I was reading one of my books on MS yesterday, and had a light bulb moment when reading the discussion of the blood-brain barrier. The author talked about the theory that a trauma can damage the BBB, triggering (not causing) the onset of MS, in someone who is already genetically predisposed to the disease. It was the examples given of what constitutes trauma (“a car accident OR a fall”), that gave me pause. It suddenly occurred to me that I had two bad falls in the years prior to my dx. Recently someone on this board asked about illness or injury prior to dx, and at that time the only thing I recalled was having had mono, years ago. It didn’t occur to me to mention the injury from these falls.
In 2001, I was playing hide-and-seek with my doggies, running carelessly on my slippery ceramic tiles in sock feet. I slipped as a came around a corner and fell, face first, onto the floor. The impact was hard and I literally saw stars. The left side of my face was bruised for days and I had a black eye. It hurt badly, but I didn’t see any need to seek medical attention.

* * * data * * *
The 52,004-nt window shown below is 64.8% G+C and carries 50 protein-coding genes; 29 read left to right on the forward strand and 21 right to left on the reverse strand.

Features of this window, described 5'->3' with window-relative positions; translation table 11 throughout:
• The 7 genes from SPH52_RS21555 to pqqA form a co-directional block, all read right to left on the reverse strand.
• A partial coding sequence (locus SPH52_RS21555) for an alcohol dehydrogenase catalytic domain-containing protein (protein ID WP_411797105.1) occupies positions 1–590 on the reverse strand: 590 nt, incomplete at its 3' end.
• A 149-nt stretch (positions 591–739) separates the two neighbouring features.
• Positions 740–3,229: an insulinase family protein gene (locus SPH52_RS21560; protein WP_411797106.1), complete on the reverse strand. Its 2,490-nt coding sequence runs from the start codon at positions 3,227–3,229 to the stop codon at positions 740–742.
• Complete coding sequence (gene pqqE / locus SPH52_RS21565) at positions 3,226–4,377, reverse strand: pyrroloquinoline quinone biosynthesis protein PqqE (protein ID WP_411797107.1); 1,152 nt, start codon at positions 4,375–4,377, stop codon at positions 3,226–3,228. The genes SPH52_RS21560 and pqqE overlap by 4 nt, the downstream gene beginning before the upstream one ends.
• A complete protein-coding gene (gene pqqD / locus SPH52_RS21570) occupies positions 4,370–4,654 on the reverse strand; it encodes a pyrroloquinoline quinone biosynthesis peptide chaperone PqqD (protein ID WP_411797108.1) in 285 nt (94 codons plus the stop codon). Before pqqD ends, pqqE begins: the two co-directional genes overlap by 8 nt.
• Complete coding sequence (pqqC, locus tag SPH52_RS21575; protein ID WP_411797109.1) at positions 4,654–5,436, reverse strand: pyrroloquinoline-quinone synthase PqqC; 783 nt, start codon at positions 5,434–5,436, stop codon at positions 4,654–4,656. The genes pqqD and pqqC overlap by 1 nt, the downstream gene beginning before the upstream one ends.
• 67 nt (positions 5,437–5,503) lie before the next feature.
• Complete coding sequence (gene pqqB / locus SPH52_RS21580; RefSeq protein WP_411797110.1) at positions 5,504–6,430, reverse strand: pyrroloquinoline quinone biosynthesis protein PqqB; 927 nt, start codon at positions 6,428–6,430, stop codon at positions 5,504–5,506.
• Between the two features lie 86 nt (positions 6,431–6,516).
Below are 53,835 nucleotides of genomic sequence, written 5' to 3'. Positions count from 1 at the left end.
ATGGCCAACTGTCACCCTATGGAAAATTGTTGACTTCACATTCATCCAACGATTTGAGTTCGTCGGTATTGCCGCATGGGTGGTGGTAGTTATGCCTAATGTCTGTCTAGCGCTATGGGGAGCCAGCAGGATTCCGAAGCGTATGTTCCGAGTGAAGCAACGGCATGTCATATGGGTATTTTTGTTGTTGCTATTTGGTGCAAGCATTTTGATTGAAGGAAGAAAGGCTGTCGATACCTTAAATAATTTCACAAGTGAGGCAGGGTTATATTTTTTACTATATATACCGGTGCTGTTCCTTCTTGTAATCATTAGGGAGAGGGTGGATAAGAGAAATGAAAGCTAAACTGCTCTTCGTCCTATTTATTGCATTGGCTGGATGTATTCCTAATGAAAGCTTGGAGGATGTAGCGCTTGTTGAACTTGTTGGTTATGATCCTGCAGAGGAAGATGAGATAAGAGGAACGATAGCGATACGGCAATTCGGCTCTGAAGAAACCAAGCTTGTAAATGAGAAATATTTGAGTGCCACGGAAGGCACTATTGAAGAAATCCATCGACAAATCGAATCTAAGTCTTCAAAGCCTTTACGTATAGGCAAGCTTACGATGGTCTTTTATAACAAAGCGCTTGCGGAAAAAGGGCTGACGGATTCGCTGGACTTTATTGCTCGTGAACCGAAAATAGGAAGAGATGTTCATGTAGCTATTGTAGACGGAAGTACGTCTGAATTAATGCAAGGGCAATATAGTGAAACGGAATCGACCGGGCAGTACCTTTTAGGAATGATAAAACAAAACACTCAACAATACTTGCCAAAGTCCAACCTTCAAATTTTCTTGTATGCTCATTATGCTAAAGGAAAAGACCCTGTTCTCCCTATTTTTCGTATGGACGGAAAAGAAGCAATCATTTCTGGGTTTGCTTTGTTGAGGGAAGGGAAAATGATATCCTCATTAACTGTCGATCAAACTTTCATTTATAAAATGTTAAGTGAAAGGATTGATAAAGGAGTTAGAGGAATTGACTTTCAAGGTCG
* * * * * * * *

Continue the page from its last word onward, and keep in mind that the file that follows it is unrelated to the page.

My second fall happened in 2004; again, being careless, I was carrying an overly large load of laundry down the basement stairs, again in sock feet, on stairs that for some reason are painted with a glossy (ie: slippery) paint. My feet went out from under me and I landed smack on my tailbone. This was probably the WORST pain I have ever experienced. I was immediately nauseous, my ears were ringing, and had a massive headache for a couple of hours. I waited several days to see a doctor when I realized the pain in my tailbone wasn’t going away quickly. The ER doc figured I cracked the bone, but said there was no point in doing X-ray since they couldn’t do anything for it anyway aside from painkillers. Several months later I realized my tailbone had still not healed while on a very long flight to Italy; about halfway over the Atlantic I couldn’t bear to stay seated, it was still so uncomfortable.